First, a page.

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Innovating into the new year: Blogging Key Areas for Business to foucs on

January 2, 2009

Be Authentic

Blogs have come a long way from personal diaries, but, as I’ve mentioned, readers still expect them to be written in authentic and personal tones. Copy that sounds as if it came from a marketing brochure will not be well received. To connect with young readers, take advantage of the fact that a blog is an alternative to marketing materials. It creates a forum for unscripted, dynamic, and personal conversation. Creating personal connections with your supporters is the primary benefit of operating a blog.
Devote Time to Blogging

Setting up a blog takes ten minutes. However, creating a blog that draws readers requires posting frequently, managing comment spam, and making efforts to join the community of like-minded bloggers. Blogging is an ongoing daily project. Maintaining positive blogger relations and regular blog reading, writing, and posting must be scheduled priorities.

Clarify Objectives

What are you trying to accomplish with your blog? The question seems rather obvious, but many organizations start a blog without thinking it through. Explicitly answering this question will help you focus the content and writing style of your posts and the way that you interact with supporters. Here are some possibilities:

* Telling a story that advocates for a candidate or issue

* Connecting supporters with one another

* Creating a space for supporters to express ideas and creative thought

* Conducting market research

* Attracting new supporters

* Reporting news

* Raising your organization’s search engine ranking

* Establishing your organization as an expert in the field

* Preparing to respond to timely events

* Supporting a broader campaign

* Showing the impact of your organization

* Fundraising

* Improving internal communication

If the purpose of your blog is to tell a story, for example, your blog is going to look radically different than if you’re seeking to improve internal communication. Write a list of objectives and then outline the ways in which the blog will meet those goals.

Tag Smartly Integrate Broadly

Consider the ways in which a blog can complement the range of your organization’s activities. For example, you can use a blog to enhance communication surrounding a traditional direct-mail piece. Print an exciting lead-in on the mailer and then steer people to a blog post to discuss the topic. Blogs don’t have to operate as independent entities— use them creatively to encourage communication.

Tags tie a community of bloggers together. You can join the community simply by using tags common to bloggers in your field. Before you begin a blogging project, research tags by looking at the tags in use on related blogs. Develop a list of tags that you’ll use frequently. In the Web 2.0 world, tags help define your brand, except that you share and codevelop this brand with fellow taggers.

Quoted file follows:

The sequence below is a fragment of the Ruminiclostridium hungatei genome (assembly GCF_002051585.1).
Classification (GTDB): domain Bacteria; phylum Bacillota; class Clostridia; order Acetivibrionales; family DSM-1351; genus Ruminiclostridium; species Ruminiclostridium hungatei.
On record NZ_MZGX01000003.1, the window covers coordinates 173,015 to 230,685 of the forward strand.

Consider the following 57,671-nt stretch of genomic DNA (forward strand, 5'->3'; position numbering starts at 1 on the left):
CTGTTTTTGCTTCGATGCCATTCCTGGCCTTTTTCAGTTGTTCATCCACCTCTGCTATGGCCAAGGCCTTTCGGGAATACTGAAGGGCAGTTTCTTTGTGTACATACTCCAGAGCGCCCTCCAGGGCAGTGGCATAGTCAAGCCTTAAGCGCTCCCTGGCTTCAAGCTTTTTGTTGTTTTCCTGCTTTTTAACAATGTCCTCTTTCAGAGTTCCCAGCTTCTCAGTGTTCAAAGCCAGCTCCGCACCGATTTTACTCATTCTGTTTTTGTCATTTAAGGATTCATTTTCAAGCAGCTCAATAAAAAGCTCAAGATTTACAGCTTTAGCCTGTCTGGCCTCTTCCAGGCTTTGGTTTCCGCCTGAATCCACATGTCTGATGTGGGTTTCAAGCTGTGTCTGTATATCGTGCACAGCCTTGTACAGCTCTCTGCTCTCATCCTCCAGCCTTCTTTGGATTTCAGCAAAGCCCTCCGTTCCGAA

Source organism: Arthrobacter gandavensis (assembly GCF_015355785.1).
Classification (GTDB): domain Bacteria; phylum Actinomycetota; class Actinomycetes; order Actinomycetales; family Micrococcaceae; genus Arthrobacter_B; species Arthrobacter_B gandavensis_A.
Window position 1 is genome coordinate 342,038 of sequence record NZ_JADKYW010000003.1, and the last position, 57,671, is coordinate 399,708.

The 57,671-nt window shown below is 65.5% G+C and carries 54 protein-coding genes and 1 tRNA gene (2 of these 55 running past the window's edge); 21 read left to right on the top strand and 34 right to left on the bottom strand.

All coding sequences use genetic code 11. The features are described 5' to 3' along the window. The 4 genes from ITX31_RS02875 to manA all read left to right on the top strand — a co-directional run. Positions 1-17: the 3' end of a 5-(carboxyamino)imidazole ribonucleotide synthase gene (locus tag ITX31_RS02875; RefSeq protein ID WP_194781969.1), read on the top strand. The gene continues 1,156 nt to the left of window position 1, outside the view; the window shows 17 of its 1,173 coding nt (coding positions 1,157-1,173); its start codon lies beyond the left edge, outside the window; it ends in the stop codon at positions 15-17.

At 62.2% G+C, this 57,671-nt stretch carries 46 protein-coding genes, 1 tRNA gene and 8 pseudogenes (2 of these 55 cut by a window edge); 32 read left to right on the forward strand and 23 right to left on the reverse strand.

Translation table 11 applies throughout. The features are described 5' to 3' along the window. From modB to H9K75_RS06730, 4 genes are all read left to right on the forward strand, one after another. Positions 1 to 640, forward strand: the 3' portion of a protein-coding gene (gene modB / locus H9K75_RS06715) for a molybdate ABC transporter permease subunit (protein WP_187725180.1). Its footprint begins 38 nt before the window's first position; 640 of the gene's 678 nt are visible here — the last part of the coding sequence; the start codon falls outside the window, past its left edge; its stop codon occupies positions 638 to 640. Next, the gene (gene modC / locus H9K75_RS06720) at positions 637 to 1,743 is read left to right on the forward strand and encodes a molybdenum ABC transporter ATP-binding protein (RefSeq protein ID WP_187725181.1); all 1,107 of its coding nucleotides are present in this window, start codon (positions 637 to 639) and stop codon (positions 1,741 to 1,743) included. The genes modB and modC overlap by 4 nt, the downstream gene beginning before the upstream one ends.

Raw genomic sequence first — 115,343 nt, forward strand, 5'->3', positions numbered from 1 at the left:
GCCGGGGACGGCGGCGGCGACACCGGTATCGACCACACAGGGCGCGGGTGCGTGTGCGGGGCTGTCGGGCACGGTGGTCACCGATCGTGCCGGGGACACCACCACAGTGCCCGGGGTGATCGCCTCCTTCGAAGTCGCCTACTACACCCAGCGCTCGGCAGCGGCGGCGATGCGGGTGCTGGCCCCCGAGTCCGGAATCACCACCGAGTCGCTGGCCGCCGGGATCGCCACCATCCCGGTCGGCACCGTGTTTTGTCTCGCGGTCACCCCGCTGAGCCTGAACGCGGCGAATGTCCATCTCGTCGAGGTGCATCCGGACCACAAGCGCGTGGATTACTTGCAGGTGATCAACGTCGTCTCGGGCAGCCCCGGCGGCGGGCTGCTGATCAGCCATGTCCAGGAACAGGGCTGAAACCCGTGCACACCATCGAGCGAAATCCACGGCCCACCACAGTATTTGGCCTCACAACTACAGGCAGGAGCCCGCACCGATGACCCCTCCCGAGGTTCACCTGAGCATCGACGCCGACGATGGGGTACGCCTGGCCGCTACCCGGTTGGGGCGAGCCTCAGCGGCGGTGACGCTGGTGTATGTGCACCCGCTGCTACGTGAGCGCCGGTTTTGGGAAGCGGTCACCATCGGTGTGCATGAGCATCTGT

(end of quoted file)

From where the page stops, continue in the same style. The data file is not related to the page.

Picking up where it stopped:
Release Control

For many organizations, one of the biggest hurdles in starting a blog has nothing to do with software. The obstacle is fear of losing control. Blogging requires a willingness to relinquish some control over branding and messaging. It encourages greater openness and a flattening of organizational hierarchies. It invites constituents to have a conversation not only with your organization but also with you, the real people who work behind the scenes. Blogs also ask constituents to converse with each other. They will not always say nice things.

Blogging purists will say that operating a successful blog necessitates shifting the very structure of your organization—making it more open, transparent, and responsive to constituents. Certainly, some organizations have used blogging to facilitate these types of changes.  By not deleting controversial comments, they demonstrate a commitment to the spirit of blogging.

The benefits of blogging diminish as you add more controls. When you strip opportunities for social interaction, the blog becomes more like a marketing brochure or advertisement. Before starting a blog, review your objectives. If your organization wants to broadcast a message, create a Web site or run an advertising campaign instead.

Participate in the Blogging Community

As I’ve mentioned elsewhere, when you start to blog, you become part of a community of like-minded bloggers. Your organization undoubtedly has developed expertise in a given field. Think about how you can contribute that expertise to the community. Read other blogs and post comments, and start discussions. When someone posts a comment on your blog, respond quickly to encourage lively conversation. Keep tabs on discussion in your field by running frequent blog searches on relevant keywords.

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